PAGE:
By: Geoff P (offline)  Saturday, 16 October 2010 @ 04:41 PM ICT (Read 5604 times)  

Hi,
My Phantom 150cc 2-stroke cuts out after perhaps 20 to 50 Km run. Leaving it for a few minutes to 'cool' results in re-start but then the same will happen again in a few kilometres.

Day-to-day riding, to town and back - maybe 5 or 6 Km each way - causes no problems unless the day is very warm. But I cannot trust the bike to keep going for any longer journey than that.

1/ According to the Temperature gauge, it is NOT overheating: the gauge stays down at the first mark, quarter warm. Once, and once only, on a very hot day the gauge climbed to the halfway mark. On that occasion the engine wasn't 'happy' but it didn't quit before I got home.

2/ The ignition coil has 'failed' (Thai diagnosis) and has been replaced 3 times this year.
3/ Often, the ignition-switch is quite hot to the touch after just a few Km.

I wonder if the "whatever is the modern version of contact-breaker" is closed for too long, allowing excess current through the ignition system, causing overheated coil etc etc?

4/ The carburetor has been stripped-and-cleaned more times than I can count. This has no lasting effect after the first five Km, so I don't think that's the problem.

5/ Honda's local dealer replaced the spark-plug yesterday - I got a whole 2 Km before the engine cut-out. Needless to say, I returned to Honda and asked them to find the problem.

6/ The bike is about ten-years-old and has about 32,500 Km on the clock.

Can anyone help to throw some light on this, please?

Geoff

   

Geoff P



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By: ThaiDesign (offline)  Saturday, 16 October 2010 @ 05:37 PM ICT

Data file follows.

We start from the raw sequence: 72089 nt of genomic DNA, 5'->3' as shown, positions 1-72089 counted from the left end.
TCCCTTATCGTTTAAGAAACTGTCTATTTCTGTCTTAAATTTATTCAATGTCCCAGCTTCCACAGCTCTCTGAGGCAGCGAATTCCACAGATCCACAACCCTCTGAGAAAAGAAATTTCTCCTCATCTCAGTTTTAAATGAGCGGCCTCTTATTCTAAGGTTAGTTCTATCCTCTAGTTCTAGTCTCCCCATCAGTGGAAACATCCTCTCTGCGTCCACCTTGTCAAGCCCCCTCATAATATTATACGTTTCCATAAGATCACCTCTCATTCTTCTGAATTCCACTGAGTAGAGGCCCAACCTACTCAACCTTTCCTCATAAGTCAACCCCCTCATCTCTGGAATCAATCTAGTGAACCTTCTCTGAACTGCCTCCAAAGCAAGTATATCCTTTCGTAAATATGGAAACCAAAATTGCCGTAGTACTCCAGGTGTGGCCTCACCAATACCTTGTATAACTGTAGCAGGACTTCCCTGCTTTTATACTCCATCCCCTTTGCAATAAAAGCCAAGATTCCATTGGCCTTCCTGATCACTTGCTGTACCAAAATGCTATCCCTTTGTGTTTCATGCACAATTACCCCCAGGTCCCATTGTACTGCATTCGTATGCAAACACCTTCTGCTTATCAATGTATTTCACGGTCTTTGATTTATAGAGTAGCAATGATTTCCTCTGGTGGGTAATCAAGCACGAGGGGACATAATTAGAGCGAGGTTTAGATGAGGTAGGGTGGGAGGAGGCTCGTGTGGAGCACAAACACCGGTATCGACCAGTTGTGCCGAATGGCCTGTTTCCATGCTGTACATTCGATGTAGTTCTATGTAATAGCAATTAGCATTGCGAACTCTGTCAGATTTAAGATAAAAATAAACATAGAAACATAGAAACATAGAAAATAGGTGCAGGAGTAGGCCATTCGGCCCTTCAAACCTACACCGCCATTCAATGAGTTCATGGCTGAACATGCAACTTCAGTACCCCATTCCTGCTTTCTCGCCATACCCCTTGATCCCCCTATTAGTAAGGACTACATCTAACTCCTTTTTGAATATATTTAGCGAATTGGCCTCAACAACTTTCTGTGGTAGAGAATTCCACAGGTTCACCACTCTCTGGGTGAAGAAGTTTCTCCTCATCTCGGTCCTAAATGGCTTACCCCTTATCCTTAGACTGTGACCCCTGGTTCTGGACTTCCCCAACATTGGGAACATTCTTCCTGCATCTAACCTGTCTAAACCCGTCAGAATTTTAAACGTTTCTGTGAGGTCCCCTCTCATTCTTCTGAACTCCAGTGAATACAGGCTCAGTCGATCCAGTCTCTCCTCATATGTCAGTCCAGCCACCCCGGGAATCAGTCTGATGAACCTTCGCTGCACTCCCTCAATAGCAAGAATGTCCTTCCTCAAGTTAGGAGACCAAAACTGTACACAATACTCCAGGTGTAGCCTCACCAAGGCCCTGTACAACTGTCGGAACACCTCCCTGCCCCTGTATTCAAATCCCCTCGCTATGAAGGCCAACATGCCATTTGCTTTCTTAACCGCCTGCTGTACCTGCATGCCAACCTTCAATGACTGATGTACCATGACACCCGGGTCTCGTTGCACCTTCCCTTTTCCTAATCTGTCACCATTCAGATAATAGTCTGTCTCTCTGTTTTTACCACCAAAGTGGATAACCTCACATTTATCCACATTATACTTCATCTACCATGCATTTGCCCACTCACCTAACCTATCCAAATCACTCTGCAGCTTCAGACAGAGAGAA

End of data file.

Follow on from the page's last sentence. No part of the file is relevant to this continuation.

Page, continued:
Quote by: Geoff P

Hi,
My Phantom 150cc 2-stroke cuts out after perhaps 20 to 50 Km run. Leaving it for a few minutes to 'cool' results in re-start but then the same will happen again in a few kilometres.

Day-to-day riding, to town and back - maybe 5 or 6 Km each way - causes no problems unless the day is very warm. But I cannot trust the bike to keep going for any longer journey than that.

1/ According to the Temperature gauge, it is NOT overheating: the gauge stays down at the first mark, quarter warm. Once, and once only, on a very hot day the gauge climbed to the halfway mark. On that occasion the engine wasn't 'happy' but it didn't quit before I got home.

2/ The ignition coil has 'failed' (Thai diagnosis) and has been replaced 3 times this year.
3/ Often, the ignition-switch is quite hot to the touch after just a few Km.

I wonder if the "whatever is the modern version of contact-breaker" is closed for too long, allowing excess current through the ignition system, causing overheated coil etc etc?

4/ The carburetor has been stripped-and-cleaned more times than I can count. This has no lasting effect after the first five Km, so I don't think that's the problem.